• the uncanny valley. This concept often comes up in robotics.

  • The more human something gets, the cuter it becomes and

  • the more we like it, until its almost human

  • but not quite. At this point, things become

  • creepy, almost scary. Perhaps Comic Sans

  • exists in that same area, typographically speaking.

  • But that said, the screens that Comic Sans was originally designed to appear

  • on,

  • were typically aliased, and as Kadavy points out, compared to fonts like

  • Garamond,

  • Comic Sans does really well here.

  • That is how we should think about Comic Sans.

  • A pragmatic font, a font that worked remarkably well in its

  • era and exists today as one of the most recognizable

  • relics of one of the most important design revolutions

  • in history. Books used to be painstakingly copied by

  • hand. Now later, you could design a story or an idea,

  • but the final look really just came down to what a

  • few typesetters could do. Today,

  • almost anyone can dabble in typography

  • and that is an amazing thing. Sure,

  • it means that Comic Sans will be used.

  • A lot. But as Corey Holms points out, Comic Dans

  • is proof the design works. The public understands that

  • "type means more than words."

  • And David Kadavy argues that just as interchangeable type

  • led to a spread of literacy, Comic Sans,

  • and the personal publishing it comes along with,

  • should lead us toward a spread of design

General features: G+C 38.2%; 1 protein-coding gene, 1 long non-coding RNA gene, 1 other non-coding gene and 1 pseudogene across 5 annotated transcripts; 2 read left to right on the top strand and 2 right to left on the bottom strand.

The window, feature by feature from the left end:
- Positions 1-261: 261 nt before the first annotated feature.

• literacy.

  • Sure. Comic Sans is a bit

  • ugly. But it's ugly in the same way that the first few chords

  • of 'Smoke on the Water' are ugly, as

  • played by almost every beginning guitarist,

  • who picks up a guitar at almost every

  • instrument store. Sure, it sounds

  • annoying and a little bit fumbly, but it represents someone who is using

  • tools to move toward mastery.

  • Adrian Frutiger said that type has the power to make the whole world of

  • thought

  • legible, simply by rearranging the same letters

  • over and over again. Well, Comic Sans,

  • overused by the untrained majority

  • may seem unsavory to some people, but as such,

  • it most loudly represents something phenomenal.

  • Today it is possible for the whole world of

  • thought to be made legible and be shared

  • by the whole world.

  • And as always,

  • thanks for watching.

Hey, Vsauce. Michael here. Text.

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B2 sans comic font typeface ugly design

A Defense of Comic Sans

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    林宜悉 posted on 2020/03/28